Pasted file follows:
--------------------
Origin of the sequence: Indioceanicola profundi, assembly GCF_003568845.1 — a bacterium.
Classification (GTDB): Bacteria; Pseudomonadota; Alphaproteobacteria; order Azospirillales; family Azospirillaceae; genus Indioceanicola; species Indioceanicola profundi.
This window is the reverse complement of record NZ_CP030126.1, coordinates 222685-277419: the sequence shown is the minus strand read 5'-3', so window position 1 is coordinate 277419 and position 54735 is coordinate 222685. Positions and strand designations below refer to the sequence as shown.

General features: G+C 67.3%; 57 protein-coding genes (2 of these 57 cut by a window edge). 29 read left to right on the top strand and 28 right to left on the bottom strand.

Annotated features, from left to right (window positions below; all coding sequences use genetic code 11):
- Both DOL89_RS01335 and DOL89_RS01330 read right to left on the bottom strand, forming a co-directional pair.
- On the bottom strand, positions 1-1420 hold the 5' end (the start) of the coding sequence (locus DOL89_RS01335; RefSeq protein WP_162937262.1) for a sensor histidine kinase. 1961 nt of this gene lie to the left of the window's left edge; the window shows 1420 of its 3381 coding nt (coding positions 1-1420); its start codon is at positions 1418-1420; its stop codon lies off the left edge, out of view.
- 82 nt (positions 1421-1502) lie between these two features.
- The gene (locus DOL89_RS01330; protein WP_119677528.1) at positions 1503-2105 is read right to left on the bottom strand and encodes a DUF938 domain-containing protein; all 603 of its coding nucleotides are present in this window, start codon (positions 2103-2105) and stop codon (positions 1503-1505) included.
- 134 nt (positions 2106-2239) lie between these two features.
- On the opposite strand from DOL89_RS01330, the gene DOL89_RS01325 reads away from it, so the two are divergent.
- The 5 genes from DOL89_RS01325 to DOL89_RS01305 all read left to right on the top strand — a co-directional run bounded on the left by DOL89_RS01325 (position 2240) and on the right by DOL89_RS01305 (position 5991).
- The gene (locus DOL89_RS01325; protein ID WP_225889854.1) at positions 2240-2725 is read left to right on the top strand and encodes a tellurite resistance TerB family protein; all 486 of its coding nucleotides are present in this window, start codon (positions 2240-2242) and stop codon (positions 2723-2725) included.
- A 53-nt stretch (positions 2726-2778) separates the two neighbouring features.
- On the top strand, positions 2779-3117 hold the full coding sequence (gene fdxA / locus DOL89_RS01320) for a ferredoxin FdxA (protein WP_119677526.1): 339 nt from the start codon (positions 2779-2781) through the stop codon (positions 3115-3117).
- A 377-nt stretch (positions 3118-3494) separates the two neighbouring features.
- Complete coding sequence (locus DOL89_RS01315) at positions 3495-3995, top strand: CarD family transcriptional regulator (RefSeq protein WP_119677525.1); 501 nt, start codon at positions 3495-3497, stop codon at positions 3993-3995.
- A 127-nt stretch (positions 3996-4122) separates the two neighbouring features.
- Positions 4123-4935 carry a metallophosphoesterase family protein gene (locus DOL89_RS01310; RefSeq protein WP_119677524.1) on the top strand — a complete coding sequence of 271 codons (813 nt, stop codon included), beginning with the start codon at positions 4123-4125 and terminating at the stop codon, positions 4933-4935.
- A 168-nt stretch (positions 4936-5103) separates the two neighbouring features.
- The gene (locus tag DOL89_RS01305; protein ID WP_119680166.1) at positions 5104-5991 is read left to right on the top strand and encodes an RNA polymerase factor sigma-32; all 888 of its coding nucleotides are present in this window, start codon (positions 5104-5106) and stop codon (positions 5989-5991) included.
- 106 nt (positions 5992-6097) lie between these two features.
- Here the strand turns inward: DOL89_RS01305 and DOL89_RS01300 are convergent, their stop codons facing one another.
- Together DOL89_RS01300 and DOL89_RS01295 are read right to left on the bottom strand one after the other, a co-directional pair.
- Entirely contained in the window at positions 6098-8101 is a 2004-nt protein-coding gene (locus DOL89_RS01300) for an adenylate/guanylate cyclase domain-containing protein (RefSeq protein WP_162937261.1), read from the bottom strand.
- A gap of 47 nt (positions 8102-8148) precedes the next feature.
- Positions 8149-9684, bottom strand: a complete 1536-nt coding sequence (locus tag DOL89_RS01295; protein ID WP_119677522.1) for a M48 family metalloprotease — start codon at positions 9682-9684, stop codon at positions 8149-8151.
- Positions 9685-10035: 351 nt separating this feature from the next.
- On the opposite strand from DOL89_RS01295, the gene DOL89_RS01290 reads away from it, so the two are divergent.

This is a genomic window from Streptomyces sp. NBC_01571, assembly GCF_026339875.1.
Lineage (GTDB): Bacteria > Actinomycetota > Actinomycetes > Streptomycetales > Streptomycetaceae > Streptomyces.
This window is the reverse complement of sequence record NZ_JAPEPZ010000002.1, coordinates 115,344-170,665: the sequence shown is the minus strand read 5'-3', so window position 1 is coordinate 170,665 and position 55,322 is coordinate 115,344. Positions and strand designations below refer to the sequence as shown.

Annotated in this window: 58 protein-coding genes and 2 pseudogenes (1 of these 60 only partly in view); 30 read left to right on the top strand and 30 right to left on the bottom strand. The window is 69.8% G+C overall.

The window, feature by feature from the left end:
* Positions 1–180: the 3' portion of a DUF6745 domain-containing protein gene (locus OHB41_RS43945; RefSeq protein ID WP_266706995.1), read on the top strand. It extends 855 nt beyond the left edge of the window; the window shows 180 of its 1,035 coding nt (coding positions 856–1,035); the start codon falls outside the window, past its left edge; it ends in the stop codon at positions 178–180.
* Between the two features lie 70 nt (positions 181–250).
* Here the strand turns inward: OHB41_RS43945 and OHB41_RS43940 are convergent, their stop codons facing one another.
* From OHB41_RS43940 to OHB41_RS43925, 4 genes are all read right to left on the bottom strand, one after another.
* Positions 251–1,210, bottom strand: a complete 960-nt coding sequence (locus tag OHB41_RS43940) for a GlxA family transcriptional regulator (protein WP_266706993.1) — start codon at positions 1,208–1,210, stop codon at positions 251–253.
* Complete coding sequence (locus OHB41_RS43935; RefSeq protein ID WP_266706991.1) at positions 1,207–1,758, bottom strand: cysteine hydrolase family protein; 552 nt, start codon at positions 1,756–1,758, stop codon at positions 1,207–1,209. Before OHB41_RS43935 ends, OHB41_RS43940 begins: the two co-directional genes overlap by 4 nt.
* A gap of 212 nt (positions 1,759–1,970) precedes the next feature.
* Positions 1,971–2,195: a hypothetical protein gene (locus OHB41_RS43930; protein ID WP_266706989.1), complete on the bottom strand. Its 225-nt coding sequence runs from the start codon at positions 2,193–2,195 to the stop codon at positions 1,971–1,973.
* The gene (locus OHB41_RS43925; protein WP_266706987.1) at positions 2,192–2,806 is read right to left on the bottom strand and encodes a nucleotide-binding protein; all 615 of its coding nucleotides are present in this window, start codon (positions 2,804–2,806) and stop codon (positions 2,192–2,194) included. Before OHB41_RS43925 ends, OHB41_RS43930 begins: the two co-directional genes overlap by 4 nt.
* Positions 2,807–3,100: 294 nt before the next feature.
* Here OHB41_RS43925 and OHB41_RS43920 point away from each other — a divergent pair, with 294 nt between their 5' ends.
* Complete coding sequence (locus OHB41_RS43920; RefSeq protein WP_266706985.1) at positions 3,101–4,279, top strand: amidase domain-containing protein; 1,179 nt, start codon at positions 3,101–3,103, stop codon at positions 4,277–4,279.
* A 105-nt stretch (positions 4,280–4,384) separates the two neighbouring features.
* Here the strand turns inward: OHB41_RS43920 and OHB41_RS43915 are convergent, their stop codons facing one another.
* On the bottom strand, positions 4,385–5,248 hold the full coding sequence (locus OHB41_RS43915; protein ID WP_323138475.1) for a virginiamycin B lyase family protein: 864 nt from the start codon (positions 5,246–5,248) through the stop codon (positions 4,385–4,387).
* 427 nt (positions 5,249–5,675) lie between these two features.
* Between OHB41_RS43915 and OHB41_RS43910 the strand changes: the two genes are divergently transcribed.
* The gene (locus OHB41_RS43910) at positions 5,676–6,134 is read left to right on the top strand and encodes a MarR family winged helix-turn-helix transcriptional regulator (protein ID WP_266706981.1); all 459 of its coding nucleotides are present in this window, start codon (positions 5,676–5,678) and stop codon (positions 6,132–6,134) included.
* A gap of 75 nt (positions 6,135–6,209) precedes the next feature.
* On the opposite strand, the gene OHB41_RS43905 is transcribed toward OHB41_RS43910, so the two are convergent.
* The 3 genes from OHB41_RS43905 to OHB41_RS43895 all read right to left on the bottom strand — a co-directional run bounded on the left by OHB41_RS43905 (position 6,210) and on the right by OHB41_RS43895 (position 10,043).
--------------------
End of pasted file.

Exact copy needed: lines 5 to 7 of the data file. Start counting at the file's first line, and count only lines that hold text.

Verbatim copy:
Annotated features, from left to right (window positions below; all coding sequences use genetic code 11):
- Both DOL89_RS01335 and DOL89_RS01330 read right to left on the bottom strand, forming a co-directional pair.
- On the bottom strand, positions 1-1420 hold the 5' end (the start) of the coding sequence (locus DOL89_RS01335; RefSeq protein WP_162937262.1) for a sensor histidine kinase. 1961 nt of this gene lie to the left of the window's left edge; the window shows 1420 of its 3381 coding nt (coding positions 1-1420); its start codon is at positions 1418-1420; its stop codon lies off the left edge, out of view.